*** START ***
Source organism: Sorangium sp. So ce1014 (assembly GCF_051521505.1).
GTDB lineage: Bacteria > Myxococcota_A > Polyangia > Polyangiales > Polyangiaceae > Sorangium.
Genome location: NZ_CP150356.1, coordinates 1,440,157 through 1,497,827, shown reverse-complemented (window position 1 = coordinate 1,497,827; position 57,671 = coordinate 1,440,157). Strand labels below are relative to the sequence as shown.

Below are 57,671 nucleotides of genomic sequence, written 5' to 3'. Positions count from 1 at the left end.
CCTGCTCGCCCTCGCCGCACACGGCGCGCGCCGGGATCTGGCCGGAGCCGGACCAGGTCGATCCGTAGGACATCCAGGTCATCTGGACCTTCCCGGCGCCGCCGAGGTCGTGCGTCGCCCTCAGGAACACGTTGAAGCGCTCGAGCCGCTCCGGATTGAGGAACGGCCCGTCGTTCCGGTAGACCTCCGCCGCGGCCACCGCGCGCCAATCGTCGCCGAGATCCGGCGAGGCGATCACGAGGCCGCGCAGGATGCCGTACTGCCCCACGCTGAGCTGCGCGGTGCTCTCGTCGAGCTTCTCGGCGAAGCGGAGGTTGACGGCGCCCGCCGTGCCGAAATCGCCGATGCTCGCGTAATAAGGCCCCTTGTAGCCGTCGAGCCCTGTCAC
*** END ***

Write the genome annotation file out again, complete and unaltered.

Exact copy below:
Source organism: Sorangium sp. So ce1014 (assembly GCF_051521505.1).
GTDB lineage: Bacteria > Myxococcota_A > Polyangia > Polyangiales > Polyangiaceae > Sorangium.
Genome location: NZ_CP150356.1, coordinates 1,440,157 through 1,497,827, shown reverse-complemented (window position 1 = coordinate 1,497,827; position 57,671 = coordinate 1,440,157). Strand labels below are relative to the sequence as shown.

Below are 57,671 nucleotides of genomic sequence, written 5' to 3'. Positions count from 1 at the left end.
CCTGCTCGCCCTCGCCGCACACGGCGCGCGCCGGGATCTGGCCGGAGCCGGACCAGGTCGATCCGTAGGACATCCAGGTCATCTGGACCTTCCCGGCGCCGCCGAGGTCGTGCGTCGCCCTCAGGAACACGTTGAAGCGCTCGAGCCGCTCCGGATTGAGGAACGGCCCGTCGTTCCGGTAGACCTCCGCCGCGGCCACCGCGCGCCAATCGTCGCCGAGATCCGGCGAGGCGATCACGAGGCCGCGCAGGATGCCGTACTGCCCCACGCTGAGCTGCGCGGTGCTCTCGTCGAGCTTCTCGGCGAAGCGGAGGTTGACGGCGCCCGCCGTGCCGAAATCGCCGATGCTCGCGTAATAAGGCCCCTTGTAGCCGTCGAGCCCTGTCAC